The following elements can be combined and sequenced in different ways.
1. Frequency Instruction or Generation. Also called Signal Generators among other things.
2. Frequency Power-Push and Conversion. Also called Amplifiers among other things.
3. Frequency Conveyance or Application. Also called mats, rods, pads, plates, plasma tubes, electrodes.
The frequencies range from ELF (< 1 Hz) to ranges nobody has any clue what they do to the body yet (GHz).
400-something MHz stimulates cancer. Do not do that. It can be done on purpose along with "glucose suppression" drugs to starve cancer. People who get the great idea of the frequency tech and ignore the importance of the drug die very, very quickly.
50-60Mhz (USA AC wall-plug frequency range) is not so good in quantity either though "some" of it is not harmful.
Frequency for everything from protozoans to bacteria, virii, etc. etc. is lower than frequency for human body cells.
MOR = Mortal Oscillation Rate. Small amounts of matching-frequency *strengthen* things. Too much shatters it like a wine glass with a high note.
The MOR is not just a 'matching frequency' but a *duration* of that frequency, of course. That means all at once though not separate periods.
For nearly everything foreign to the body that duration is about 3 seconds, sometimes up to 3 minutes in extreme cases.
(The time varies depending on that you're calling "a frequency" -- in 1 Hz steps, or .0001 Hz? -- etc.)'
Body cells, blessedly, require a vastly longer period of time before 'overdosing' instead of merely being strengthened (like hours).
Note: there is no clear understanding yet of whether this goes for gut bacteria but logic says at least some of it dies with bugs.
I do not consider that all bad, as much of it is probably bad to begin with given lifetime diet, and one can take 'good' bugs to replenish.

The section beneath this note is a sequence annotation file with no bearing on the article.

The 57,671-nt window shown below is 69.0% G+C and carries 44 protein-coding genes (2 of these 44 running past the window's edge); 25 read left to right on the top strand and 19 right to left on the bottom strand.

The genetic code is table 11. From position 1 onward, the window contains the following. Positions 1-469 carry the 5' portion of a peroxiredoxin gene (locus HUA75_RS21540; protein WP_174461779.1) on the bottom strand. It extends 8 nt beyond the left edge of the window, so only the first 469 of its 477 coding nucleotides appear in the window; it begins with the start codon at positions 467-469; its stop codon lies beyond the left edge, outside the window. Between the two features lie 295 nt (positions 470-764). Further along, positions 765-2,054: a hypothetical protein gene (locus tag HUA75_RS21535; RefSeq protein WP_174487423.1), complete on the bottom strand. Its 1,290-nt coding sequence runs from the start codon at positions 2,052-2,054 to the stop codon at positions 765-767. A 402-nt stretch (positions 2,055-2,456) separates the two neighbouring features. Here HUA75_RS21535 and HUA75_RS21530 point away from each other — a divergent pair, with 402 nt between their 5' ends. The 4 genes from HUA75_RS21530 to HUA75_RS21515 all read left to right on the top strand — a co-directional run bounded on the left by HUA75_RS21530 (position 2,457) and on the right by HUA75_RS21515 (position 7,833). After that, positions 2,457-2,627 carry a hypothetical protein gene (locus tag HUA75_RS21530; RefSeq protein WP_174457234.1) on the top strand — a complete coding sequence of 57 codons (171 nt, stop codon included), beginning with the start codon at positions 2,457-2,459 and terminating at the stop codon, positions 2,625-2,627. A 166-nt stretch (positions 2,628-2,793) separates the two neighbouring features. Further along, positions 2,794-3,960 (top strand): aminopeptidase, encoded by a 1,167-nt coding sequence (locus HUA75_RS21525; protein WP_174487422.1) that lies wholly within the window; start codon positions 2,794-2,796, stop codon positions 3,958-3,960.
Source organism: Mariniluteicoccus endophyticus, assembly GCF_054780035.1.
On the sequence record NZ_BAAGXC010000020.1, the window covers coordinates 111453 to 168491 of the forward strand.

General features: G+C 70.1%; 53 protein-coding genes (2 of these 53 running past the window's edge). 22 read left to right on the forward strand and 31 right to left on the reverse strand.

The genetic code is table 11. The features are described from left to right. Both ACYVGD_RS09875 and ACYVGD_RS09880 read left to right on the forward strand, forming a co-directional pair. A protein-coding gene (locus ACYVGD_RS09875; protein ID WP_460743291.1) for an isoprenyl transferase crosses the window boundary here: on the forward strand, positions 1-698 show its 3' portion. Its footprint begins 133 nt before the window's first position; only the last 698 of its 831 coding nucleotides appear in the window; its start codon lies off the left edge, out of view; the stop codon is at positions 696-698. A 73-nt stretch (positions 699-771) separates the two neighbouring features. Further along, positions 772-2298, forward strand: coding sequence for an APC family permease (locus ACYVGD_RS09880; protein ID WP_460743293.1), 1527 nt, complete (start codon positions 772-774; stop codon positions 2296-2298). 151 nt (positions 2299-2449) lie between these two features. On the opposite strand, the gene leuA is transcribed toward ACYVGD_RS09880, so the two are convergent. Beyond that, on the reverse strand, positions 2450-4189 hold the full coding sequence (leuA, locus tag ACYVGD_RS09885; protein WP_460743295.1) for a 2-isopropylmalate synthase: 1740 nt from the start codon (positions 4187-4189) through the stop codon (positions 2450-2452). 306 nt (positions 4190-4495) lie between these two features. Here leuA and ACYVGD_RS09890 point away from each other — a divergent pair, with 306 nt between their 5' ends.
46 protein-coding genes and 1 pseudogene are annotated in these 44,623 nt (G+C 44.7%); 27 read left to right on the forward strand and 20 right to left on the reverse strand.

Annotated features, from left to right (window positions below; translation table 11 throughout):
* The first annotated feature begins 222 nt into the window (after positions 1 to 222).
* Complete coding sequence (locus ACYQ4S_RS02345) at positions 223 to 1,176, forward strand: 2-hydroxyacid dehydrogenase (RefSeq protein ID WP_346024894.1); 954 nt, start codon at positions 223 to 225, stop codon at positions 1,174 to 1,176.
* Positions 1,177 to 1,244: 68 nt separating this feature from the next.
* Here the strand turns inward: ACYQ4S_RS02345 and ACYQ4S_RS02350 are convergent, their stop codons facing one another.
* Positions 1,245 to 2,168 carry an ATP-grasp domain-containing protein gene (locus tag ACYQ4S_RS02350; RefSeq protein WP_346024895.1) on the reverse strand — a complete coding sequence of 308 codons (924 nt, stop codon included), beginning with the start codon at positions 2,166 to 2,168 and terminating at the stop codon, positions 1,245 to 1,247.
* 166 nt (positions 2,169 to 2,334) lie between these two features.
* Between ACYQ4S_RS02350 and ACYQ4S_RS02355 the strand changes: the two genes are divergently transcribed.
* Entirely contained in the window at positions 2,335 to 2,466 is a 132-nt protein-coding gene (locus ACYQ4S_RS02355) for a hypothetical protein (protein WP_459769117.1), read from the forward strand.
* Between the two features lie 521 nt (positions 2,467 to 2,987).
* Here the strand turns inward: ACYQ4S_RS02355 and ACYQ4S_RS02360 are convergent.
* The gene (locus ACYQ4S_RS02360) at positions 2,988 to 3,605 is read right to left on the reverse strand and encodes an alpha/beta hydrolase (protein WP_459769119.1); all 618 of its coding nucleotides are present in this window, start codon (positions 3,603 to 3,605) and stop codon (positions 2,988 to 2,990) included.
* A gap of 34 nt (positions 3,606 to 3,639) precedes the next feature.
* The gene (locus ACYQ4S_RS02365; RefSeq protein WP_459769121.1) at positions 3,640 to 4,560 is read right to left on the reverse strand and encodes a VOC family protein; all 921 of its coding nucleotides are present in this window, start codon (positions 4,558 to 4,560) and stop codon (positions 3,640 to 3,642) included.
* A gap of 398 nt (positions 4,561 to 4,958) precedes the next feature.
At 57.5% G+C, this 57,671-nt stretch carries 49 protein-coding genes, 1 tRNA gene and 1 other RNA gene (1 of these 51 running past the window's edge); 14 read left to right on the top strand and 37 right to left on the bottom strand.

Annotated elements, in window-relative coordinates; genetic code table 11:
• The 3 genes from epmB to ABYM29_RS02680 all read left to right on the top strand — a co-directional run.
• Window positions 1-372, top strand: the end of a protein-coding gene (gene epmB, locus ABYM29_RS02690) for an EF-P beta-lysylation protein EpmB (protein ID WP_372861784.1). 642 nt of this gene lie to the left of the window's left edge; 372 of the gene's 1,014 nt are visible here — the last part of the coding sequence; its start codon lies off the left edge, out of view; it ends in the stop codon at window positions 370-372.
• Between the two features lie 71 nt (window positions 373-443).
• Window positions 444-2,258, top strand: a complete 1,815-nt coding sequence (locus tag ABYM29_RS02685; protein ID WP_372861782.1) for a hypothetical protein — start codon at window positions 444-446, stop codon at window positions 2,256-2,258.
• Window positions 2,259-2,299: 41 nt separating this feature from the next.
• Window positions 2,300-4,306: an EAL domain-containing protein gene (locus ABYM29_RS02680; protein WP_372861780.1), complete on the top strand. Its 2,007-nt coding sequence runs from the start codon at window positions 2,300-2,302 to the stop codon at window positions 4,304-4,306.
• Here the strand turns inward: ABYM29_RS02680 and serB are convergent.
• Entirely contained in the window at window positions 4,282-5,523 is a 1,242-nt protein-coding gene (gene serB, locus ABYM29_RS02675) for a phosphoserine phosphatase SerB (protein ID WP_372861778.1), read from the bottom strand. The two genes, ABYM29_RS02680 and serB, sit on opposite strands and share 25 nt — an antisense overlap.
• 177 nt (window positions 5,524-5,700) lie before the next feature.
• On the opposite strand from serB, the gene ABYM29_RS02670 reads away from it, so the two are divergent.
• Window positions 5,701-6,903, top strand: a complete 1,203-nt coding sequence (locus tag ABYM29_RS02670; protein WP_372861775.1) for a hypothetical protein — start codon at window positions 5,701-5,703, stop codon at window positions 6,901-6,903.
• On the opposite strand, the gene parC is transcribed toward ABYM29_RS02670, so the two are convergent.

Commonly, the light-applicators and signal-generator ranges fall into the radio and visible light to infrared frequencies.
Commonly, the amplifier ranges are into the KHz (10-50,000 Hz) frequencies. Some amps 'convert' like "multiply" the signal source.
Commonly, for plasma work there is a carrier wave e.g. at 3.1MHz accompanying anything else.
1. Instructions for the frequency based tech. This includes*
a) shape of the waveform (e.g. square, sine, etc.)
b) oscillation speed of the waveform (frequency)
c) instructions for any related specs such as:
- ramps (range from Frequency X to Y),
- tracks (more than one Freq/Ramp at a time),
- carriers (separate Carrier wave)
2. Power output for the instructions. This includes
a) direct current (DC) output and/or alternating current (AC) output. Most of these techs start with AC (wall plug), but end up assembling something in series (such as multiple supercheap laptop computer power adapters) for higher voltage and ending in DC in the final product.
b) duty cycle (on/off %) of the waveform. Commonly this is 50% but it tends to vary even during the process.
c) conversion, if relevant. This may convert frequencies (e.g. multiply incoming Hz to kHz) and/or convert shapes (e.g. sine to square wave).
The duty cycle (0/1) is what shifts a simple frequency into a 'pulsed' frequency and it is this pulsing which is usually desired for significant effects.
3. Conveyance for the powered instructions. Options include
a) ANTENNA. This may have body-contact or not. They range from huge musically-tuned concentric-rings (multi-wave oscillator) to simple loop antennas (literally a single loop of wire), ordinary radio-frequency audio output, and audio+pad antenna combos such as a car/home stereo amp properly hooked up to a heating pad or electric blanket (the latter is not plugged into the wall; it's being used as an antenna conveying certain frequencies, instead).
b) BODY-CONTACT METAL such as probes held in the hand, plates under the feet, TENS covered electrodes.
c) RAYS OF LIGHT such as LEDs or light through colored filters
d) PLASMA such as cathode ray tubes of glass, quartz or pyrex filled with one or more forms of noble gas, commonly helium/argon.
(You can 'touch' a plasma tube to the body, also.)
So either it's
ON the body (like spot-aim of a hand-held cathode tube put against a certain area, or light or laser-led against a blood vessel area)
THROUGH the body (may use skin, bones and more for part of transfer of effects, like the body-contact options),
AT the body ('waves/particles/light')
So the above makes it seem pretty straightforward in concept at least, although you'd laugh if you knew how much reading it took me just to boil it down to that simple overview.